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This article shows how to preserve the key when using array_chunk in PHP. PHP array_chunk splits an array into chunks, and each chunk count equals the length argument of the function. There’s a detailed article on this function at FuelingPHP. This article also includes a brief review of the function before jumping to the main subject.
PHP array_chunk – A review
Here’s a review of this function with examples.
array_chunk(array $array, int $length, bool $preserve_keys = false): array
The array_chunk takes an array and length argument. The length indicates the size of each chunk. If the array cannot be evenly chunked, the last chunk count will be less than the length. There is an optional preserve_keys argument which by default is false. This argument is crucial in preserving keys when using this function in PHP.
Here’s an example of this function in PHP.
<?php $arr = ['One', 'Two', 'Three', 'Four', 'Five', 'Six', 'Seven', 'Eight', 'Nine', 'Ten']; $chunks = array_chunk($arr, 2); print_r($chunks); ?>
Here’s the output.
/* OUTPUT Array (  => Array (  => One  => Two )  => Array (  => Three  => Four )  => Array (  => Five  => Six )  => Array (  => Seven  => Eight )  => Array (  => Nine  => Ten ) ) */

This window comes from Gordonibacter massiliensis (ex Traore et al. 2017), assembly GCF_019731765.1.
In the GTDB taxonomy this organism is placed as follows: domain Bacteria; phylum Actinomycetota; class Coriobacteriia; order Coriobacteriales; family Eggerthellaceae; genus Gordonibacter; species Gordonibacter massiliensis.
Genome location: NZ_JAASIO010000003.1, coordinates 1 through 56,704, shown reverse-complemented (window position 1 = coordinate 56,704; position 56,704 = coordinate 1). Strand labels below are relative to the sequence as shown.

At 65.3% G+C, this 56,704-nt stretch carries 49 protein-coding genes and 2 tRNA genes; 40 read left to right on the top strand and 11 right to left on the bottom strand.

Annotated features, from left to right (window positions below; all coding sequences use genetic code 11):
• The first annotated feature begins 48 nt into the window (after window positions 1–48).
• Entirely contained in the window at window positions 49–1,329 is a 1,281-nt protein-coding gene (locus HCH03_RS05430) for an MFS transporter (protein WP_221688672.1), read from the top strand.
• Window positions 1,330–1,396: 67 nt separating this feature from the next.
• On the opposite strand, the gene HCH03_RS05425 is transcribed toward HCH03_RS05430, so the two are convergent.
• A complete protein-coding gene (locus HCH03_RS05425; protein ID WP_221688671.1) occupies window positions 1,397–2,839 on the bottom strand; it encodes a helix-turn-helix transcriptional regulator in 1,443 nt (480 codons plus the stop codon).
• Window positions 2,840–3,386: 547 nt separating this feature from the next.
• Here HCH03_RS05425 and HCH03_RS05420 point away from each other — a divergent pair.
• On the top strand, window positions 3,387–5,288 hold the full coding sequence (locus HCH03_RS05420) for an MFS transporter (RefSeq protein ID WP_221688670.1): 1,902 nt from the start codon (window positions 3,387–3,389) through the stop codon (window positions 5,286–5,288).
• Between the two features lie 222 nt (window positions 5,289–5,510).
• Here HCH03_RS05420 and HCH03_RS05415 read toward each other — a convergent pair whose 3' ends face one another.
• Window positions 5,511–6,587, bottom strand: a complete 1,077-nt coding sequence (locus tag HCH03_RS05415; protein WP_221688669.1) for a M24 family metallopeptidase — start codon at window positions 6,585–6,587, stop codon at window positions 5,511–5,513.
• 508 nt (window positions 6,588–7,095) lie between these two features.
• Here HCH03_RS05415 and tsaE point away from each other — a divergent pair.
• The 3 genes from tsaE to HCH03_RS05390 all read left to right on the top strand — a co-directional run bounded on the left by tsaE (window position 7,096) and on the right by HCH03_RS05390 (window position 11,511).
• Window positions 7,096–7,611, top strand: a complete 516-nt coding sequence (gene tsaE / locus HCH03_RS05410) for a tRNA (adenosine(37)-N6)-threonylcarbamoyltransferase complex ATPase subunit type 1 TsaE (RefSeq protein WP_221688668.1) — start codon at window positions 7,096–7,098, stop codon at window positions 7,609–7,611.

Preserve the key when using array_chunk in PHP
As already mentioned, the preserve_key argument helps retain the keys in chunks. The keys can be numeric or string. Here’s an example with string keys.
<?php $arr = [ 'One' => 1, 'Two' => 2, 'Three' => 3, 'Four' => 4, 'Five' => 5, 'Six' => 6 ]; $chunks = array_chunk($arr, 2, true); print_r($chunks); /* OUTPUT Array (  => Array ( [One] => 1 [Two] => 2 )  => Array ( [Three] => 3 [Four] => 4 )  => Array ( [Five] => 5 [Six] => 6 ) ) */ ?>
Here’s another example with integer keys.
<?php $index = [ 101 => "Mark", 222 => "Stacie", 333 => "Tyson", 444 => "Ron", 512 => "Rosie", 652 => "Bran", 1012 => "Richard", 1050 => "Kylie" ]; print_r(array_chunk($index,2, true)); /* OUTPUT Array (  => Array (  => Mark  => Stacie )  => Array (  => Tyson  => Ron )  => Array (  => Rosie  => Bran )  => Array (  => Richard  => Kylie ) ) */ ?>
Voila! It is pretty easy. If you’ve made it up to here, we have something more related to this function.
How to reverse an array_chunk
So, the PHP array_merge could help reverse an array_chunk. Here’s how.
?php $arr = [ 'One' => 1, 'Two' => 2, 'Three' => 3, 'Four' => 4, 'Five' => 5, 'Six' => 6 ]; $chunks = array_chunk($arr, 2, true); $reversed = array_merge(...$chunks); print_r($reversed); /* OUTPUT Array ( [One] => 1 [Two] => 2 [Three] => 3 [Four] => 4 [Five] => 5 [Six] => 6 ) */ ?>
The spread operator … expands the array values. The array_merge function gets the chunks and merges them back into an array.
So, the array_chunk divides an array into chunks. Every chunk has $length count, with the last chunk being an exception.
So, this article answers how to preserve the key when using array_chunk in PHP. The function has the preserve_keys argument that can be set to true to preserve keys. Besides, the function also includes a bonus example of reversing an array_chunk. Hopefully, you’ve learned something new today. Stay tuned for more exciting and informative PHP content at FuelingPHP.
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